Glass Tiger’s Peterborough Musicfest concert with Monowhales postponed until August 17

Glass Tiger lead singer Alan Trew recovering from throat infection, no concert on August 9

Glass Tiger is performing a free-admission concert at Peterborough Musicfest on August 17, 2023 in Del Crary Park, with Monowhales opening. (Publicity photo)
Glass Tiger is performing a free-admission concert at Peterborough Musicfest on August 17, 2023 in Del Crary Park, with Monowhales opening. (Publicity photo)

Update: On Tuesday (August 8), Peterborough Musicfest announced the Glass Tiger with Monowhales concert has been postponed until Thursday, August 17th as Glass Tiger’s lead singer Alan Trew is recovering from a throat infection. There will not be a Peterborough Musicfest show on Wednesday, August 9th.


Those of us ‘mature’ enough may recall that it was Glass Tiger this and Glass Tiger that over a five-year stretch that commenced in 1986 and carried over into the next decade. It was near impossible to not hear, at any time, any one of the pop-rock band’s hits on your favourite Top 40 radio station, not see one of its dance videos on MuchMusic or MTV, or not be greeted by their faces on a record store poster.

On the strength of three back-to-back-to-back monster albums during that period, Glass Tiger was a major player on the Canadian pop-rock music landscape and, to a considerable degree, south of the border as well. Now, some 30 years since those heady years, Glass Tiger’s collective talent and music remains as fresh as the day it was first recorded.

On Wednesday (August 9) Thursday, August 17th, full proof of Glass Tiger’s decades-long staying power will be clear as the Alan Frew-fronted band headlines Peterborough Musicfest, 15 years after first its first appearance at Del Crary Park. Admission to the 8 p.m. concert, with Toronto alt-rockers Monowhales opening, is free.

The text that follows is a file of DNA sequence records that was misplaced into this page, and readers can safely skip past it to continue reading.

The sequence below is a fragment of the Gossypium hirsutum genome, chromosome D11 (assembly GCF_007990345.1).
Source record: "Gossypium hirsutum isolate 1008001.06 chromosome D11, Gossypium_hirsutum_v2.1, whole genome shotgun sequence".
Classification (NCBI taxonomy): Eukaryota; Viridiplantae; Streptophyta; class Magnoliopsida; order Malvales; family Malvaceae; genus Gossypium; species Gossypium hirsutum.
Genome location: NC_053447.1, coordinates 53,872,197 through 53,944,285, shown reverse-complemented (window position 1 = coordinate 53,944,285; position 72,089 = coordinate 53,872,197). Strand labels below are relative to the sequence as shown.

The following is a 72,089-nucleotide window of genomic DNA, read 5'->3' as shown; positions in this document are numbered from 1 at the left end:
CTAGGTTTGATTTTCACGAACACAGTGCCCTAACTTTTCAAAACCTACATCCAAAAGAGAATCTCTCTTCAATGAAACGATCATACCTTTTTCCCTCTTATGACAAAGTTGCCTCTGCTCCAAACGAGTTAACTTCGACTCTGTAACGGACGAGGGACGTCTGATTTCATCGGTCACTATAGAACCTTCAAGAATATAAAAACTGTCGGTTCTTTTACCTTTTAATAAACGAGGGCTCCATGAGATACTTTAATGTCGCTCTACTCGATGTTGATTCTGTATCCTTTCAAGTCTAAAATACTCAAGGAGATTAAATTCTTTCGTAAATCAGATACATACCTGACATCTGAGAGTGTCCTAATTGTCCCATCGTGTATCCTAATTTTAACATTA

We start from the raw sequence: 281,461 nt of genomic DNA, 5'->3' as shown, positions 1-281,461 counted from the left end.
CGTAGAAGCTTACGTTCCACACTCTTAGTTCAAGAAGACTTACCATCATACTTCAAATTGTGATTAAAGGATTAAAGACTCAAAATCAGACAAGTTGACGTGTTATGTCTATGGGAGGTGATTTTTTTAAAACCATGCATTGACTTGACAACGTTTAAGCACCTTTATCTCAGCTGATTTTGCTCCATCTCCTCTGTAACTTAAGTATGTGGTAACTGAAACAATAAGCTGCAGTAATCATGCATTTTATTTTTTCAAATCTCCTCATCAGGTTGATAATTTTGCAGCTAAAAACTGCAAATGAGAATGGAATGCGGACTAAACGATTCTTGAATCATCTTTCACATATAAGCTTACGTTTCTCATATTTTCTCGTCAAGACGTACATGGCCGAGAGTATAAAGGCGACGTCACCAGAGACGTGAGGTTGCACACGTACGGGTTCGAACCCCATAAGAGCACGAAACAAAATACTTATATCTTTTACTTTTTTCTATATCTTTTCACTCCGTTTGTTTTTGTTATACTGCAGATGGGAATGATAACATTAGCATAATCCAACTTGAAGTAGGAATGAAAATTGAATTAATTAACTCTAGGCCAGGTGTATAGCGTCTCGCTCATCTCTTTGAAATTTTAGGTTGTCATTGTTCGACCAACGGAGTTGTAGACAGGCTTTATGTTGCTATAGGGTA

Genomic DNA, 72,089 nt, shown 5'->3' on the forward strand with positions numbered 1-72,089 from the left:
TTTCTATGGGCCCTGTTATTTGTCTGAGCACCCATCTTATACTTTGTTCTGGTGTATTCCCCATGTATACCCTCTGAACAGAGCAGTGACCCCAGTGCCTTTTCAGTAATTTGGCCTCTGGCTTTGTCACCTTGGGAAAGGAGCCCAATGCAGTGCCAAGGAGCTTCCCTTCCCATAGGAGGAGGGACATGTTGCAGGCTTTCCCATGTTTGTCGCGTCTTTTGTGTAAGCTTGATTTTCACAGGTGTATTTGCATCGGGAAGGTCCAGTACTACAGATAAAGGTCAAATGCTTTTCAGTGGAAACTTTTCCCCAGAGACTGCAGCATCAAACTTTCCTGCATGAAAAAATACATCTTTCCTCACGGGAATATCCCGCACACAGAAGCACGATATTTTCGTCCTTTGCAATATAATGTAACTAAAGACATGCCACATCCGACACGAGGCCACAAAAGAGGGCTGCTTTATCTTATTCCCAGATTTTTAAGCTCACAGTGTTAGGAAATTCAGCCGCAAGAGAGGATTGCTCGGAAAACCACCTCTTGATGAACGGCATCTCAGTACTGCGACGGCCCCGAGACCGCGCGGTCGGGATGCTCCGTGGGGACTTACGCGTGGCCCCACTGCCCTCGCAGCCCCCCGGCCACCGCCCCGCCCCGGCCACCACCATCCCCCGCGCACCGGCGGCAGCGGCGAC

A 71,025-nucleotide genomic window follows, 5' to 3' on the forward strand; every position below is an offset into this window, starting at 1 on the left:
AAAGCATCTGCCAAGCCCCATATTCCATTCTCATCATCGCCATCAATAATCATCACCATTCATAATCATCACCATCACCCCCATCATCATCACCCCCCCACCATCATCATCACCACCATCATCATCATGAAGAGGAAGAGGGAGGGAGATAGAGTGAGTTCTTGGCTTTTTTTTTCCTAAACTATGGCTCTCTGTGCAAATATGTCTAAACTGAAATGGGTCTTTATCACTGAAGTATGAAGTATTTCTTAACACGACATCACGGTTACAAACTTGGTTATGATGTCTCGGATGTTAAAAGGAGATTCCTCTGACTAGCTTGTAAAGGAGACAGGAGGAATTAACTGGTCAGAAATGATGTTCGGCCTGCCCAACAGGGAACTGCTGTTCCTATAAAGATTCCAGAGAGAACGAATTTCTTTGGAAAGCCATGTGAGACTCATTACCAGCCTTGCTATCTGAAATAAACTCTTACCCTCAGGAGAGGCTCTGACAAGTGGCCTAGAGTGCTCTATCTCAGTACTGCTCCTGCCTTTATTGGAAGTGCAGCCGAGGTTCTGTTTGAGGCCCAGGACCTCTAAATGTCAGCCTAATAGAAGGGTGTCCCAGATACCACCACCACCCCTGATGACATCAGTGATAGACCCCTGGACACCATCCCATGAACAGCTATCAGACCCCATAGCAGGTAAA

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Formed in Newmarket in 1983, Glass Tiger didn’t take long to make its mark, releasing its debut album Thin Fred Line three years later. That album, on the strength of the hit singles “Don’t Forget Me (When I’m Gone),” “Someday,” and the title track, was certified quadruple platinum in Canada and gold in the United States.

If that success right off the hop wasn’t enough, Frew and his bandmates left the 1986 Juno Awards presentation with three statues for Album of the Year, Best Selling Single (for “Don’t Forget Me (When I’m Gone”), and Most Promising Group of the Year. In addition to that impressive haul, the album’s producer, Jim Vallance, won a Juno for Composer of the Year.

In 1988, Glass Tiger lived up to the Junos’ ‘promising’ tag in the form of the album Diamond Sun. The album was certified triple platinum in Canada with the single “I’m Still Searching” peaking at number two on the charts.

VIDEO: “Someday” – Glass Tiger